This workshop will re-examine the conflict over conscription in Australia during World War I and the two plebiscites in which it was rejected. It will seek to re-establish the centrality of this conflict to our understanding of the war years and their legacy, place the conflict in international context, consider its lessons, and honour the memory of those involved.

Australian experience in the First World War is the subject of great historical and popular interest. That interest has been increasingly concerned with the sacrifice and heroism of soldiers — a trend that many Centenary commemorations seem likely to reinforce.  In contrast, there has been much less public debate about conflicts within Australia, and the efforts of those who sought to contain the war’s effects, although these are among the most distinctive features of Australia’s war-time experience and have been the subject of extensive historical research and scholarly publication, particularly in the domain of labour history.

This workshop will reexamine an episode of great historical importance on the home front, and of continuing contemporary resonance: the conflict over conscription. Australia was unique among the belligerents in its recourse to plebiscites on conscription in 1916 and 1917, and in the rejection of conscription that resulted. The campaigns around conscription tested the forms of debate, the limits of tolerance in a newly constituted federation, the power of gender interests and the possibility of democratic deliberation in a time of  war. The results shaped the war effort and the tenor of Australian politics. They also shaped the character of post-war life and memories of the war.

The purpose of this symposium is to reassess the intense conflict over conscription, to restore the conflict to a central place in public understanding of the war years and their legacy, and to contribute to a wider discussion about the politics of conscription internationally.

We aim to:
1. Re-examine the Australian conflict over conscription by placing it in its historical context, comparing it with the experience of other countries, and exploring its social and political legacy. Comparison with the historically liberal English-speaking countries will be especially important, for these countries began the war without conscription and with long traditions of opposition to it.
2. Intervene in current public debates about how to remember the war by contributing to a more accurate and rounded picture of how it was experienced in Australia and the profound domestic conflict it engendered. There is an increasing tendency in public discourse to remember the Australian experience of the war as a time of consensus and common national purpose rather than as a time of deep divisions and intense ideological conflict.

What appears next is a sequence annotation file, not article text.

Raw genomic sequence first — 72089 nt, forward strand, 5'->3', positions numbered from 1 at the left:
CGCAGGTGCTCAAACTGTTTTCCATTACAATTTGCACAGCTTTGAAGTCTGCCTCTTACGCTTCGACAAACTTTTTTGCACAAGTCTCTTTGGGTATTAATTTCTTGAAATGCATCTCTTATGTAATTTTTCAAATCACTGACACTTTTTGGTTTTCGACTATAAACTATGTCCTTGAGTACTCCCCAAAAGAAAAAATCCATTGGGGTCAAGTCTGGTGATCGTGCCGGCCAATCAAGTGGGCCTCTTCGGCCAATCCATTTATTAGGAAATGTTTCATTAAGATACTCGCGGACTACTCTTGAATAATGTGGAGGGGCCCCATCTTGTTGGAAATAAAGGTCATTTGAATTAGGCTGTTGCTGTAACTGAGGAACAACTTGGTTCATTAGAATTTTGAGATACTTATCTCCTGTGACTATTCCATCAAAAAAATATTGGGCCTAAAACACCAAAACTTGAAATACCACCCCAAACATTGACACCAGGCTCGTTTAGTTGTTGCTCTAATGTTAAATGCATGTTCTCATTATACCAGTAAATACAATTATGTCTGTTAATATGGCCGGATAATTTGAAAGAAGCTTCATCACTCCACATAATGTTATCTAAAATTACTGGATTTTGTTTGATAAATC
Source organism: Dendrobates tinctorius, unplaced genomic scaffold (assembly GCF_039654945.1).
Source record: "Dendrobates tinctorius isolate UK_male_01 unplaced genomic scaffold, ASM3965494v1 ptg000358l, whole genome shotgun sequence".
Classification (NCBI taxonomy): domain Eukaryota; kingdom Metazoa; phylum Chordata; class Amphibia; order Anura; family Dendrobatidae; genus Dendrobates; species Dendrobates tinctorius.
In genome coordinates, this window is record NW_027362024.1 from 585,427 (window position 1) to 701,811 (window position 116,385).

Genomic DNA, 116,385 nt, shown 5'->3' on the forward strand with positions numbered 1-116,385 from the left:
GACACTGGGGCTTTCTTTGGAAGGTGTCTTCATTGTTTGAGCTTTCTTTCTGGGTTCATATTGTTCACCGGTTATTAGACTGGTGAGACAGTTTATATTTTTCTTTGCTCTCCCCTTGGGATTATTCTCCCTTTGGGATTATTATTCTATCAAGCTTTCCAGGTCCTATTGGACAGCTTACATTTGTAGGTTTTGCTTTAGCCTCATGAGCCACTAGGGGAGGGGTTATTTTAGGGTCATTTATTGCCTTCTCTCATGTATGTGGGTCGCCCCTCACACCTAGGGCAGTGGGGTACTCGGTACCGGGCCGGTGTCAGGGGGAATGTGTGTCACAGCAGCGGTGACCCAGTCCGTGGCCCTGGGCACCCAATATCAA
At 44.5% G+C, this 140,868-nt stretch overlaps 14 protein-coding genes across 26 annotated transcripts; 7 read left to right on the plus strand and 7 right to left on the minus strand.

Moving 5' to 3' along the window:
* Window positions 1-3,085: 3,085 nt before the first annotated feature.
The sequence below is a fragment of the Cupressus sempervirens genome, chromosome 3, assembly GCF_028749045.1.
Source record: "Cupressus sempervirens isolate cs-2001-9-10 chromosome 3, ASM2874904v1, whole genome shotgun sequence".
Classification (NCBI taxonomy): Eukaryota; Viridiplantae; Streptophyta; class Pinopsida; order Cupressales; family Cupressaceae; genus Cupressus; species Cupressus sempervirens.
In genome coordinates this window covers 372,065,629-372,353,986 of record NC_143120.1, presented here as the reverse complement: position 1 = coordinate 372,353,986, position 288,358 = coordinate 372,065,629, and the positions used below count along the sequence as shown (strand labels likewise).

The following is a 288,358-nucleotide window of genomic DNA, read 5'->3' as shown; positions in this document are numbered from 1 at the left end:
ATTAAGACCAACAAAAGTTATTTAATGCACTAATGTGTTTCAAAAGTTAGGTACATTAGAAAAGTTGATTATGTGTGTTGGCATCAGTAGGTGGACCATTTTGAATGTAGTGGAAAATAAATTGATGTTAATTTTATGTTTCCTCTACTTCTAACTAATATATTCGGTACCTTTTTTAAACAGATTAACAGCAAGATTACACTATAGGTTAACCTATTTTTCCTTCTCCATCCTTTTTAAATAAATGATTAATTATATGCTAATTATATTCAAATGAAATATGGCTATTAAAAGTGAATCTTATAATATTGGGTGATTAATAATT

3. Honour and learn from the memory of those often overlooked individuals who debated the conduct of the war and especially those who sought to challenge or contain it. Recent years have witnessed a growing public tendency to define what is distinctive about Australia in martially inflected terms and to marginalise the quite different values that motivated some of the participants in the conflict over conscription.

The workshop will not only provide a reassessment of an important episode in Australian history. By providing a fuller account of Australia’s wartime past, it will also underpin a richer understanding of a range of challenges that currently animate contemporary politics. Among other matters, the conscription conflict raises issues relating to public opinion and the waging of war; political campaigning, public speech, and national unity; gender differences in political discourse and styles of protest; social movements and public policy; and memory, history, and national belonging. We expect that a close analysis of the battle over conscription by a group of leading political scientists, sociologists and historians will contribute to a fuller understanding of the contemporary form of many of these persistent and pressing issues.

For more information, please contact:
Mrs Nurdan Kulluk-Rennert
Manager, Executive and Workshops
Nurdan.Kulluk-Rennert [at]
+61 .2 62491788